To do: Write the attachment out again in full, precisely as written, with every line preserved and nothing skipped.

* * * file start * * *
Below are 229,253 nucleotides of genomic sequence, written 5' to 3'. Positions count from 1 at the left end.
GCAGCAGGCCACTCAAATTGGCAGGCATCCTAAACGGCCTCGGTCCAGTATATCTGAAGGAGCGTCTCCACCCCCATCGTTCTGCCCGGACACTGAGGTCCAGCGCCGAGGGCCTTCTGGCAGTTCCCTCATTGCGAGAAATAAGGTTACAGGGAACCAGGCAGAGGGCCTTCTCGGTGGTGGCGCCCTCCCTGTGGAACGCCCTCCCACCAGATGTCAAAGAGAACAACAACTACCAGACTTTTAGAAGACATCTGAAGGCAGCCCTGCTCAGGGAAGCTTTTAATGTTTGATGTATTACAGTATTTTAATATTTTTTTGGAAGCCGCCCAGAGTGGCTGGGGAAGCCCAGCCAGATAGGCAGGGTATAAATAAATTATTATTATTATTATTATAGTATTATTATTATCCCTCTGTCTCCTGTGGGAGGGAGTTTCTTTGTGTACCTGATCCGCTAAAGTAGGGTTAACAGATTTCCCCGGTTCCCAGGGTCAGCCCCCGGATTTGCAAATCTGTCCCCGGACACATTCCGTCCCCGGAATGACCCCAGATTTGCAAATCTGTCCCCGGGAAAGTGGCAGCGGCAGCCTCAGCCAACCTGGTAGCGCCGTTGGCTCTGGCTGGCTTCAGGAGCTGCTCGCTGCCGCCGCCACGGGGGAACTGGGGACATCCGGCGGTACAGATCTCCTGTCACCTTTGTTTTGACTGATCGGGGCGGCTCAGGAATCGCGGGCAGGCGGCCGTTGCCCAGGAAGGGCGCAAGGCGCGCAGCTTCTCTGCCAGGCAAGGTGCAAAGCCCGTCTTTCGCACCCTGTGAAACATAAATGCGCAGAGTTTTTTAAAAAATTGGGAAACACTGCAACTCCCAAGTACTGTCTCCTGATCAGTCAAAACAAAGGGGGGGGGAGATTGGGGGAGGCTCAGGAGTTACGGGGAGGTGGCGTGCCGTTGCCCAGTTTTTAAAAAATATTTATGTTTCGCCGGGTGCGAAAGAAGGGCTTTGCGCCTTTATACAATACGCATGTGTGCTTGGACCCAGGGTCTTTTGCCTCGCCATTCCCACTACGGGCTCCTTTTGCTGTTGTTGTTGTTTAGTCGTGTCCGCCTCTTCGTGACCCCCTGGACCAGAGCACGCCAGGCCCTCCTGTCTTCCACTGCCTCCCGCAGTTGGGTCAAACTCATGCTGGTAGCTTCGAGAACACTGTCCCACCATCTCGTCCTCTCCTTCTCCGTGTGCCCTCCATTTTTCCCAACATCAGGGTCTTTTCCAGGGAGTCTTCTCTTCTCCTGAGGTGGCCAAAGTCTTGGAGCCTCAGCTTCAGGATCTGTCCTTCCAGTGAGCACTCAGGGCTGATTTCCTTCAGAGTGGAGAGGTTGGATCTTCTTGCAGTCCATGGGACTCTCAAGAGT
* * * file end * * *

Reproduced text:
Below are 229,253 nucleotides of genomic sequence, written 5' to 3'. Positions count from 1 at the left end.
GCAGCAGGCCACTCAAATTGGCAGGCATCCTAAACGGCCTCGGTCCAGTATATCTGAAGGAGCGTCTCCACCCCCATCGTTCTGCCCGGACACTGAGGTCCAGCGCCGAGGGCCTTCTGGCAGTTCCCTCATTGCGAGAAATAAGGTTACAGGGAACCAGGCAGAGGGCCTTCTCGGTGGTGGCGCCCTCCCTGTGGAACGCCCTCCCACCAGATGTCAAAGAGAACAACAACTACCAGACTTTTAGAAGACATCTGAAGGCAGCCCTGCTCAGGGAAGCTTTTAATGTTTGATGTATTACAGTATTTTAATATTTTTTTGGAAGCCGCCCAGAGTGGCTGGGGAAGCCCAGCCAGATAGGCAGGGTATAAATAAATTATTATTATTATTATTATAGTATTATTATTATCCCTCTGTCTCCTGTGGGAGGGAGTTTCTTTGTGTACCTGATCCGCTAAAGTAGGGTTAACAGATTTCCCCGGTTCCCAGGGTCAGCCCCCGGATTTGCAAATCTGTCCCCGGACACATTCCGTCCCCGGAATGACCCCAGATTTGCAAATCTGTCCCCGGGAAAGTGGCAGCGGCAGCCTCAGCCAACCTGGTAGCGCCGTTGGCTCTGGCTGGCTTCAGGAGCTGCTCGCTGCCGCCGCCACGGGGGAACTGGGGACATCCGGCGGTACAGATCTCCTGTCACCTTTGTTTTGACTGATCGGGGCGGCTCAGGAATCGCGGGCAGGCGGCCGTTGCCCAGGAAGGGCGCAAGGCGCGCAGCTTCTCTGCCAGGCAAGGTGCAAAGCCCGTCTTTCGCACCCTGTGAAACATAAATGCGCAGAGTTTTTTAAAAAATTGGGAAACACTGCAACTCCCAAGTACTGTCTCCTGATCAGTCAAAACAAAGGGGGGGGGAGATTGGGGGAGGCTCAGGAGTTACGGGGAGGTGGCGTGCCGTTGCCCAGTTTTTAAAAAATATTTATGTTTCGCCGGGTGCGAAAGAAGGGCTTTGCGCCTTTATACAATACGCATGTGTGCTTGGACCCAGGGTCTTTTGCCTCGCCATTCCCACTACGGGCTCCTTTTGCTGTTGTTGTTGTTTAGTCGTGTCCGCCTCTTCGTGACCCCCTGGACCAGAGCACGCCAGGCCCTCCTGTCTTCCACTGCCTCCCGCAGTTGGGTCAAACTCATGCTGGTAGCTTCGAGAACACTGTCCCACCATCTCGTCCTCTCCTTCTCCGTGTGCCCTCCATTTTTCCCAACATCAGGGTCTTTTCCAGGGAGTCTTCTCTTCTCCTGAGGTGGCCAAAGTCTTGGAGCCTCAGCTTCAGGATCTGTCCTTCCAGTGAGCACTCAGGGCTGATTTCCTTCAGAGTGGAGAGGTTGGATCTTCTTGCAGTCCATGGGACTCTCAAGAGT